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Because You Asked

What's The Difference Between Organic Cotton And Conventional Cotton? 5

By Recyclebank |

From water savings to life saving, there are serious social and environmental benefits to choosing organic cotton over its conventional counterpart.

Dear Recyclebank: What’s the difference between organic cotton and conventional cotton? –Marjory K.

Dear Marjory: Organic cotton is different from conventional cotton in some important ways:

1. Organic cotton production does not use insecticides, pesticides, herbicides, genetically modified (GMO) or chemically treated seed, or synthetic fertilizers. This is better for the health of farmers and manufacturers as well as the health of consumers and the planet.

2. Organic cotton is hand picked rather than machine picked, ensuring less wastage and also longer cotton fibers, which make organic cotton clothing softer and more durable.

3. The process of organic farming in comparison to conventional farming is substantially more resource efficient.

These advantages are why eco-conscious consumers seek out organic cotton over conventional cotton.

Organic cotton farming uses 71 percent less water and 62 percent less energy than its conventional counterpart. According to a peer-reviewed life-cycle analysis initiated by Textile Exchange (a non-profit that focuses on minimizing the harmful impacts of the global textile industry), producing organic cotton for an average sized t-shirt resulted in a savings of 1,982 gallons of water per shirt compared to the amount required by conventional cotton.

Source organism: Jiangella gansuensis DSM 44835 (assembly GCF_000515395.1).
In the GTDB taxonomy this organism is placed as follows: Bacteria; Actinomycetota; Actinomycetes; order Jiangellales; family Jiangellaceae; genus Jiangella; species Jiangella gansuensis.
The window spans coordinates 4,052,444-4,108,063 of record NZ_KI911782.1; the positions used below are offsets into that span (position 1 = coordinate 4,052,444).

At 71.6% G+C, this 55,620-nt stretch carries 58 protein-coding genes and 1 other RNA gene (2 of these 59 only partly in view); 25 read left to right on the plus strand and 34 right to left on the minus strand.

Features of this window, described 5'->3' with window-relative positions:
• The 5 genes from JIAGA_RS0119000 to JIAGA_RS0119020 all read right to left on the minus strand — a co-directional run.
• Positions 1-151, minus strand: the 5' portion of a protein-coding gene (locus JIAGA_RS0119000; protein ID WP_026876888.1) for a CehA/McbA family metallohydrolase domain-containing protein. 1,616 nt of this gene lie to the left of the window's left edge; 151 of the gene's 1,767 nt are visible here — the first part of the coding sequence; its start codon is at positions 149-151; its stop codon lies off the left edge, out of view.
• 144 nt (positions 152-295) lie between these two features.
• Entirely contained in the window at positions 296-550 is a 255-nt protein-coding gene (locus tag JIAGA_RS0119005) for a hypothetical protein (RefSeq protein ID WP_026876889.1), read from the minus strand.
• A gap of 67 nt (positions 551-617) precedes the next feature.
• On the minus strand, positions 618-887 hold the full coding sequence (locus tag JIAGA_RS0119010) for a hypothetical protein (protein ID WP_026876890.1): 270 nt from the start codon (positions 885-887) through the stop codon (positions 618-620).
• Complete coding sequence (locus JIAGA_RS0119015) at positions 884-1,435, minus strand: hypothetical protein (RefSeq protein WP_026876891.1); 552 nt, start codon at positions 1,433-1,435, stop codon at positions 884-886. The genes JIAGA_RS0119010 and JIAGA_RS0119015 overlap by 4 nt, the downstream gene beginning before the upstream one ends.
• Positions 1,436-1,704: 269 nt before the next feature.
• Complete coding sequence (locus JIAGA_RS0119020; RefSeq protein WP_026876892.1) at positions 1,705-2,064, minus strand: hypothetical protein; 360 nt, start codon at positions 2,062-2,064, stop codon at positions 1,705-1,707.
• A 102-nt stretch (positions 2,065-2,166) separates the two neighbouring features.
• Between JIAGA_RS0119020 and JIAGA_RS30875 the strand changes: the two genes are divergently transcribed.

Another reason to buy organic cotton as opposed to conventional cotton is to reduce the demand for a product that accounts for 16 percent of the world’s insecticides. Conventional cotton uses more insecticides than any other crop in the world! According to the World Health Organization, these chemicals are responsible for up to 20,000 deaths each year in developing countries. In addition to its substantial use of insecticide, conventional cotton makes up 16 percent of the worlds pesticide application. These chemicals, and the synthetic fertilizers used to increase crop yield, leach into the soil, polluting the water table, and ultimately, the ocean.

In addition to choosing organic over conventional, be mindful of a garment’s quality. Stay away from fast-fashion that is cheaply made and cheaply priced. By shopping more critically you will develop a relationship to the garments you select. By purchasing high-quality clothing you’re setting yourself up to get years of use instead of just a season or two.

While making more environmentally friendly clothing choices in the future is something you should aim for, the greenest clothing choice is the garment you already have in your closet. The best way to reduce your wardrobe’s impact on the environment is to keep it from growing. By maintaining the quality of the clothes you already own you’ll ensure you don’t need to buy new items. To extend the life of your wardrobe, follow the instructions on the care labels, store them mindfully, and hang them to dry when possible — in addition to preventing fabric damage from the dryer’s heat, you’ll also reduce your electricity use; thus reducing your carbon footprint!